No clear favorite emerges
MARTINS FERRY — Flushing resident John White likes all four of the Democratic candidates for Ohio governor, but after listening to Tuesday night’s debate he is leaning toward two — state Sen. Joe Schiavoni and former U.S. Rep. Betty Sutton.
He described them both as “strong candidates.”
White was among the 200 or so people who attended the first Ohio gubernatorial debate hosted by the state Democratic Party at Martins Ferry High School. Schiavoni, of Boardman, and Sutton, of Barberton, were joined on the school’s stage by fellow candidates Dayton Mayor Nan Whaley and former state Rep. Connie Pillich of Montgomery.
“After observing and listening to what they had to say and learning their views I don’t have one picked,” White noted, adding he hoped in the future to talk with the candidates one-on-one and ask them his own questions.
After the debate, Cadiz resident Leslie Milliken said she also likes all four candidates and there is no one who leads the pack for her yet.
“It was interesting to see all four of them together and to see their differences and how they were alike,” Milliken said.
Milliken said issues she cares most about are jobs and local communities getting their fair share of oil and gas severance tax revenue returned to them.
Martins Ferry Mayor Robert Krajnyak said it was “awesome” to have the first debate hosted in his city. He hopes it will shed more light on issues impacting communities like Martins Ferry — including floundering municipal budgets and failing city infrastructure.
“They hit on a lot of issues that are of concern to me, including the gas severance tax and local government funding,” he said.
Krajnyak noted as an educator — he teaches at Bridgeport High School — he wants the education system changed so it doesn’t focus on standardized testing but instead on teaching.
Prior to the debate, Salem-area resident John Dyce said he already liked all four of the candidates.
“All four of them have exactly what I’m looking for. It’s refreshing to have such a good group of people,” Dyce said.
Dyce said he wants a governor that has “realistic views” regarding the tax code and realizes the importance of restoring local government funding to communities.
“We need money to operate and they have all the money at the state level,” Dyce said. “I think (the candidates) know how to spend our tax dollars and have a clear understanding of what needs to be done.”
Sherri VanTassel, executive vice president of Eastern Gateway Community College, said prior to the debate that she wants a governor who will do more to help the education system.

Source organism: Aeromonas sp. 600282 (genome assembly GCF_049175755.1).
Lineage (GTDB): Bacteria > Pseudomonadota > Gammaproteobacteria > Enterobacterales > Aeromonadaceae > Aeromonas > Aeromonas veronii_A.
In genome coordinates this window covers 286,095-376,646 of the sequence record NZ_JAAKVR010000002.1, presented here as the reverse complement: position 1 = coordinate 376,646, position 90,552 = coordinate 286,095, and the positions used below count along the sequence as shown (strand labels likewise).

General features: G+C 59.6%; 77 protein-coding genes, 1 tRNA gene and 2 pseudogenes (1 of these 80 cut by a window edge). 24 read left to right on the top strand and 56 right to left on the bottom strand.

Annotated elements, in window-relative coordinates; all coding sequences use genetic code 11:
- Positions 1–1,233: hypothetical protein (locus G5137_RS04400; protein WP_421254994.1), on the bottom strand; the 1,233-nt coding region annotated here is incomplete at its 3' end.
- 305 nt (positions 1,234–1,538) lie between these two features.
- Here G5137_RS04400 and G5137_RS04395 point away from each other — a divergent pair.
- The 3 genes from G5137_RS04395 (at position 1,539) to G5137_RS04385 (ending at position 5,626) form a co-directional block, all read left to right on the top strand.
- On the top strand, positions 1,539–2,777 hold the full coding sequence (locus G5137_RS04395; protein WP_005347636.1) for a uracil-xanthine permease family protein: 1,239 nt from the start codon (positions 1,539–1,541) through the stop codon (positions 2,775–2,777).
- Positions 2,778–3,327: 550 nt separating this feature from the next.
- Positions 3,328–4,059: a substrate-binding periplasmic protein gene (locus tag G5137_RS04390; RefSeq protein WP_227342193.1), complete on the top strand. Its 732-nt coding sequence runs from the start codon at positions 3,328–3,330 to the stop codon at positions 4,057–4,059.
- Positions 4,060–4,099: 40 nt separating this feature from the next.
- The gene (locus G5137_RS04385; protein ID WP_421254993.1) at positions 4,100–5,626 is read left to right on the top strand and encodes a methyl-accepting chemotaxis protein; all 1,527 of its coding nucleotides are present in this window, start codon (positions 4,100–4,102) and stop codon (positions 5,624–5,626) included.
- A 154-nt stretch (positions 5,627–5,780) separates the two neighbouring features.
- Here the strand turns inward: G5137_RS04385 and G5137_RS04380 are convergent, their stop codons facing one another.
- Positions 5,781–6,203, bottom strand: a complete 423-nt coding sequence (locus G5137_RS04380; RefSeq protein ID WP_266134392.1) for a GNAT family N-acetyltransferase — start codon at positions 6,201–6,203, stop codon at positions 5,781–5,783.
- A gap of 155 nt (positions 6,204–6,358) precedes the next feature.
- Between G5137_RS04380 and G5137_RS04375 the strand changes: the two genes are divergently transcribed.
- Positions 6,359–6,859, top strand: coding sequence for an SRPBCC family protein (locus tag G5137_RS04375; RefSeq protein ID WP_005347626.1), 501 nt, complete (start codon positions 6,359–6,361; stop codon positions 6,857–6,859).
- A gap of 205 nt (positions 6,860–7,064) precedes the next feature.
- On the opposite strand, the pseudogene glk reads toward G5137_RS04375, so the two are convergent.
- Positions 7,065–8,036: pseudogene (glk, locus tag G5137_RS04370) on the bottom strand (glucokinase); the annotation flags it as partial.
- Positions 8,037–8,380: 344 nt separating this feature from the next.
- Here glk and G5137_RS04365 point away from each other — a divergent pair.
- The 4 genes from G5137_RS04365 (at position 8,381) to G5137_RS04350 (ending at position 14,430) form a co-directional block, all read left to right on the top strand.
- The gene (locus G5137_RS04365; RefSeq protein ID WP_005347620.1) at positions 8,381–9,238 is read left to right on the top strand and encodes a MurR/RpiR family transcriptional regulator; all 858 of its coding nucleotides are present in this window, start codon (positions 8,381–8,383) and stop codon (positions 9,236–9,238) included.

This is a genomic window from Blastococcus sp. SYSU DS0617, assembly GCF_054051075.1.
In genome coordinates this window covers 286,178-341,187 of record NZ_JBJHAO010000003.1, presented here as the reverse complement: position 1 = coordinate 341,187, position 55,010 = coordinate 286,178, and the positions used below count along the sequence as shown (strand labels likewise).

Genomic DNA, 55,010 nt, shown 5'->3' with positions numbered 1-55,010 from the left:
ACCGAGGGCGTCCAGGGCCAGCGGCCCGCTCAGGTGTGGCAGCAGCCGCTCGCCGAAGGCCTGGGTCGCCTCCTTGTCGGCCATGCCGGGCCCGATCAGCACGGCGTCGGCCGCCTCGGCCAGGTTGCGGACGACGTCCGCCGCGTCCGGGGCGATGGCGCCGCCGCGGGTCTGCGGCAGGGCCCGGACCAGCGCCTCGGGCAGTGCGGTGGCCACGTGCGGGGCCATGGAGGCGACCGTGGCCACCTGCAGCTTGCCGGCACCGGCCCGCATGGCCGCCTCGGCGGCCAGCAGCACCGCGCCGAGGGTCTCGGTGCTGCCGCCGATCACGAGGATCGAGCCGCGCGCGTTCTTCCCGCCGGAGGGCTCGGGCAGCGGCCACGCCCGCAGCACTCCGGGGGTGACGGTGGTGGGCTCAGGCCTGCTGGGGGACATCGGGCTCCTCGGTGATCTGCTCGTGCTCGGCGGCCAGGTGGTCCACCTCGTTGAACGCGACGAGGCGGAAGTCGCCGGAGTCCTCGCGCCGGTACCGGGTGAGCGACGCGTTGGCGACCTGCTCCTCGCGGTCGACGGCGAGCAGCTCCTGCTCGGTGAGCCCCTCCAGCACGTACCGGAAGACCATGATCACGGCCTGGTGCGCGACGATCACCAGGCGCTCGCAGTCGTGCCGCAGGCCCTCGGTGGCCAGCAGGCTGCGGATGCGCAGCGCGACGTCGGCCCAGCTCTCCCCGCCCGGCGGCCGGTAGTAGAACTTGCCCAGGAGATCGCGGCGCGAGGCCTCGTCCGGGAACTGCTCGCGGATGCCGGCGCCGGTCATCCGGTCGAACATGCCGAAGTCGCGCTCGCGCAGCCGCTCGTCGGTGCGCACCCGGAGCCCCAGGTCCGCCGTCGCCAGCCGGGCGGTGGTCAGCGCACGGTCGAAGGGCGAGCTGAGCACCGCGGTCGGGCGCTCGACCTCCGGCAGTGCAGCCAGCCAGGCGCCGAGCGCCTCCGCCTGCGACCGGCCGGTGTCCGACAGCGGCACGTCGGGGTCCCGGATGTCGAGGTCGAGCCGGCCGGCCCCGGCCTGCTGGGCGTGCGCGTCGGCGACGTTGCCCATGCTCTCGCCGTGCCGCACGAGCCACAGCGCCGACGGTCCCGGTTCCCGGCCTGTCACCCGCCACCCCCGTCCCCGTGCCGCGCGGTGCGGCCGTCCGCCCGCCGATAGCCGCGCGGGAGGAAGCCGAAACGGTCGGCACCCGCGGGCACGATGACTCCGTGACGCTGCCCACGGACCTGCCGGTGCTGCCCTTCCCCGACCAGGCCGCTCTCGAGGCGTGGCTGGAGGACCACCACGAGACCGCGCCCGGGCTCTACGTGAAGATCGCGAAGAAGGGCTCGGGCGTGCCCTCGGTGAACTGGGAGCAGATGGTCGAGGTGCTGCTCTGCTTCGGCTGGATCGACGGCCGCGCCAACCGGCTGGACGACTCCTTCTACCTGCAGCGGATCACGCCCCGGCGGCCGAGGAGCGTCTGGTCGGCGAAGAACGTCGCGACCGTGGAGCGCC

“(Gov. John) Kasich has gutted the higher education system. We’ve had a tuition freeze for four years. It makes it difficult to operate a school,” VanTassel said.
She also said the system needs help in workforce development and retraining people for new and coming jobs. For example, if one or more ethane crackers come to the region, engineers will be needed along with people educated in advanced manufacturing, she said.
VanTassel said the opioid epidemic also is a concern for her. She wants a governor who will have a long-term solution and not look at the problem as criminal issue.
“It’s exhausting our county resources,” VanTassel said.
Canton resident Vicki Boatright said prior to the debate that all the candidates were “well-qualified and capable of doing the job.”
“I’m looking for a candidate that can best communicate with the people of Ohio,” she said.
After the debate, Boatright said she still believes all the candidates are qualified, but Whaley’s performance stood out for her.
“She is plain-spoken and can communicate with people. She knows her stuff. I was actually blown away,” Boatright said. “I’m excited there is such a deep field.”
Boatright said she wants a governor who can “make an economy that helps all, not just a chosen few.” She also is concerned with the state of the education system, and wants a governor who has progressive ideas on how to solve the opioid epidemic.
Preschool teacher and Zanesville resident Martha Mitchell said as an educator for the past 43 years, she wants standardized testing eliminated because it takes up teaching time. She also wants a governor who can help develop an education system that leads to students getting good jobs out of high school if they choose not to pursue college.